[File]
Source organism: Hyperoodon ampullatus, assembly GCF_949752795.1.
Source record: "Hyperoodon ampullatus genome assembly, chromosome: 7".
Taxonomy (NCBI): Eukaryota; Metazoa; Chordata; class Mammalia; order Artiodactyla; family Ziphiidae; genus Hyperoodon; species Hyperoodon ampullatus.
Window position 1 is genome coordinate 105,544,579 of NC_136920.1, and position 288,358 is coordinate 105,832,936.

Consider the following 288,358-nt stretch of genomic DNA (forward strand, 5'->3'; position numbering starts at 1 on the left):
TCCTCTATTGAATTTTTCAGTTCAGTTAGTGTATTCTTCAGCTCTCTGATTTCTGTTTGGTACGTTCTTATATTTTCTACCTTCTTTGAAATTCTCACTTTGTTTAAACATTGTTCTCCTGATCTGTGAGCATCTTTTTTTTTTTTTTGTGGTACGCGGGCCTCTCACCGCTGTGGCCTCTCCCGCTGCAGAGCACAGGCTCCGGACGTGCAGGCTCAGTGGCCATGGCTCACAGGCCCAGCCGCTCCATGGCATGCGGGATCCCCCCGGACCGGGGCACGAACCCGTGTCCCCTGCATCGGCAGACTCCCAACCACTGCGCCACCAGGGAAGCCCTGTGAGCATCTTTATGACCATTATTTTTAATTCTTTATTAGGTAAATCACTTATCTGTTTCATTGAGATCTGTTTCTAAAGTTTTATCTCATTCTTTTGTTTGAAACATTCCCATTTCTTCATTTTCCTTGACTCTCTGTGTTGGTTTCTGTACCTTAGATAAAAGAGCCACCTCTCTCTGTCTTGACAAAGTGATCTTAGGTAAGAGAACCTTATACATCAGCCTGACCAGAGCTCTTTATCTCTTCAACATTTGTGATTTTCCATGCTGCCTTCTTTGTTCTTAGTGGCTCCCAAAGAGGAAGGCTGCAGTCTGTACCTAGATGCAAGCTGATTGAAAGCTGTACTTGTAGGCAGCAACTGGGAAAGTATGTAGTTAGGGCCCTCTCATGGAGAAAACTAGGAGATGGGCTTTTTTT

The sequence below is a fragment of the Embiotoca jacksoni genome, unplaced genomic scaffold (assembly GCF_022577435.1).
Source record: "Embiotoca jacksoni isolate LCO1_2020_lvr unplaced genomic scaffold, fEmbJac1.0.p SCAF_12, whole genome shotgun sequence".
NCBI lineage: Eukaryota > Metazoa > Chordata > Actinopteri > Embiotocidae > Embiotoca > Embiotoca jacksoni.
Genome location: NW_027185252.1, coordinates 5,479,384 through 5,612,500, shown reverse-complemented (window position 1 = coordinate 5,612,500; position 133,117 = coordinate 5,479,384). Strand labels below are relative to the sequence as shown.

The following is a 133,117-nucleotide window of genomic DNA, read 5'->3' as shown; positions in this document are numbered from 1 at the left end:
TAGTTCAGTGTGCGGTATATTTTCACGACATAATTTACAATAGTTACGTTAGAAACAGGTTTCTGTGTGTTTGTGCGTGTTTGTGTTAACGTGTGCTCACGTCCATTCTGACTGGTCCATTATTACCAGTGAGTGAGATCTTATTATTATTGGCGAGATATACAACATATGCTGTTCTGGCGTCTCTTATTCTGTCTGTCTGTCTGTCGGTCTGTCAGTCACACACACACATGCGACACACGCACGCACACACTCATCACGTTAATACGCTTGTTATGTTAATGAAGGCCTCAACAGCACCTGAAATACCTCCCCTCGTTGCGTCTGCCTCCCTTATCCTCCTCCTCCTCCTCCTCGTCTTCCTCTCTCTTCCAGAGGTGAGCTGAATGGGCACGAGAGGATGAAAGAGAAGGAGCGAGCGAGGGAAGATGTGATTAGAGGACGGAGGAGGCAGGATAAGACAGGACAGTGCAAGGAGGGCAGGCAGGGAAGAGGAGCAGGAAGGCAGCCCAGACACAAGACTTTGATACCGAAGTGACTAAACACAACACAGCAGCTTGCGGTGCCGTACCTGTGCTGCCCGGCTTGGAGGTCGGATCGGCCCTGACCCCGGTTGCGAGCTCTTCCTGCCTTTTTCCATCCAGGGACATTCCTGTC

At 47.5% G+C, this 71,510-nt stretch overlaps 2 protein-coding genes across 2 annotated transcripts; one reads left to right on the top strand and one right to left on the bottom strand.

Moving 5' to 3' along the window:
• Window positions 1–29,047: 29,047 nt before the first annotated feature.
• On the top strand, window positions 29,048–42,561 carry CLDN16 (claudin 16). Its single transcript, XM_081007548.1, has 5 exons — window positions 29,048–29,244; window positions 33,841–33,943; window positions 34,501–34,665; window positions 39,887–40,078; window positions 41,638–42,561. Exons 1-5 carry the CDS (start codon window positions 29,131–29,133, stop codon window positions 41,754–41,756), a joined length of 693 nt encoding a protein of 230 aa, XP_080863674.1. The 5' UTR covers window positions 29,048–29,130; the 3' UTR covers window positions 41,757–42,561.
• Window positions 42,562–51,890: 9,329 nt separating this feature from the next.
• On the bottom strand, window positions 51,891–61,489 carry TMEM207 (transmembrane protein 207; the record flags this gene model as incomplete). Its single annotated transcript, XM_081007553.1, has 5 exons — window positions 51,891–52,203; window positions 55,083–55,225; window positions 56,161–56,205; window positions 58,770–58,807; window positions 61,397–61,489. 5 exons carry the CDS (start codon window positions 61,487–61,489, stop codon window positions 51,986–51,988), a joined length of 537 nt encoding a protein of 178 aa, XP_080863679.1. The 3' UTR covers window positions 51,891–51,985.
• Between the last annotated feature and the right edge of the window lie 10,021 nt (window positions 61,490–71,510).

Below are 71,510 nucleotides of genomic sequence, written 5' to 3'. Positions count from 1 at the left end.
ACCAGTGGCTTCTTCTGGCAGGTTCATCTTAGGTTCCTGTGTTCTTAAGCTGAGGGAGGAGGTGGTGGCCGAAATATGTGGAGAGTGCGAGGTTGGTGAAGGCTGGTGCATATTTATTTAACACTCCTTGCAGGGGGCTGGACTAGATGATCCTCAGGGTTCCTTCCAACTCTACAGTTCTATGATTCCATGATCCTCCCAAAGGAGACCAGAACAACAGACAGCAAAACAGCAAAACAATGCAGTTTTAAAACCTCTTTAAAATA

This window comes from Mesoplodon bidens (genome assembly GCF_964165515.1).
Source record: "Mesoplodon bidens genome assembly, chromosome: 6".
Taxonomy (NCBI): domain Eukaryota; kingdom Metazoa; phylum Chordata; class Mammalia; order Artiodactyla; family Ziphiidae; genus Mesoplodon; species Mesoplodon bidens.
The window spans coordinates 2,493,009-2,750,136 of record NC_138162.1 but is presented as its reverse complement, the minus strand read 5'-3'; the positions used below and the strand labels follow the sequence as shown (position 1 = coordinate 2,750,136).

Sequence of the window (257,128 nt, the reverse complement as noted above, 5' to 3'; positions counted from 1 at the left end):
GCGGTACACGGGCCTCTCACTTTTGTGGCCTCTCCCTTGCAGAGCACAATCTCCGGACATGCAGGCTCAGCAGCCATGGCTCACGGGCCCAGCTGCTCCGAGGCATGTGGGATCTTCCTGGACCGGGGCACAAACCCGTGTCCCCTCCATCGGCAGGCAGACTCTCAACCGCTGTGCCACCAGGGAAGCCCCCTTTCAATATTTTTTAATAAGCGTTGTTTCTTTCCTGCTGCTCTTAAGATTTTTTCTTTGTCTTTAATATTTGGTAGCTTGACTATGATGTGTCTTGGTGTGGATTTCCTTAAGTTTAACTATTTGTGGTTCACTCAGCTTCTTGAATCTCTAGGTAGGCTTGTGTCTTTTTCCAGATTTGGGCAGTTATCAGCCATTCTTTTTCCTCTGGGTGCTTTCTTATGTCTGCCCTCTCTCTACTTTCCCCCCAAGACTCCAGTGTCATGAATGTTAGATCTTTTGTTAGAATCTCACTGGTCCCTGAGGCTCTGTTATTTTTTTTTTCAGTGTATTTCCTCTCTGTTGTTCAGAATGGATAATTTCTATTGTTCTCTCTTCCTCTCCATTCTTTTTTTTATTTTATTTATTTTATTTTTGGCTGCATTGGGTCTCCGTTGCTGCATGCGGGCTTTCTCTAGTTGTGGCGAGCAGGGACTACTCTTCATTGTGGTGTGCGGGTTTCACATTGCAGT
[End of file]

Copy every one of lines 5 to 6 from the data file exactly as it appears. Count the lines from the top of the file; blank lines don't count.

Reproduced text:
Consider the following 288,358-nt stretch of genomic DNA (forward strand, 5'->3'; position numbering starts at 1 on the left):
TCCTCTATTGAATTTTTCAGTTCAGTTAGTGTATTCTTCAGCTCTCTGATTTCTGTTTGGTACGTTCTTATATTTTCTACCTTCTTTGAAATTCTCACTTTGTTTAAACATTGTTCTCCTGATCTGTGAGCATCTTTTTTTTTTTTTTGTGGTACGCGGGCCTCTCACCGCTGTGGCCTCTCCCGCTGCAGAGCACAGGCTCCGGACGTGCAGGCTCAGTGGCCATGGCTCACAGGCCCAGCCGCTCCATGGCATGCGGGATCCCCCCGGACCGGGGCACGAACCCGTGTCCCCTGCATCGGCAGACTCCCAACCACTGCGCCACCAGGGAAGCCCTGTGAGCATCTTTATGACCATTATTTTTAATTCTTTATTAGGTAAATCACTTATCTGTTTCATTGAGATCTGTTTCTAAAGTTTTATCTCATTCTTTTGTTTGAAACATTCCCATTTCTTCATTTTCCTTGACTCTCTGTGTTGGTTTCTGTACCTTAGATAAAAGAGCCACCTCTCTCTGTCTTGACAAAGTGATCTTAGGTAAGAGAACCTTATACATCAGCCTGACCAGAGCTCTTTATCTCTTCAACATTTGTGATTTTCCATGCTGCCTTCTTTGTTCTTAGTGGCTCCCAAAGAGGAAGGCTGCAGTCTGTACCTAGATGCAAGCTGATTGAAAGCTGTACTTGTAGGCAGCAACTGGGAAAGTATGTAGTTAGGGCCCTCTCATGGAGAAAACTAGGAGATGGGCTTTTTTT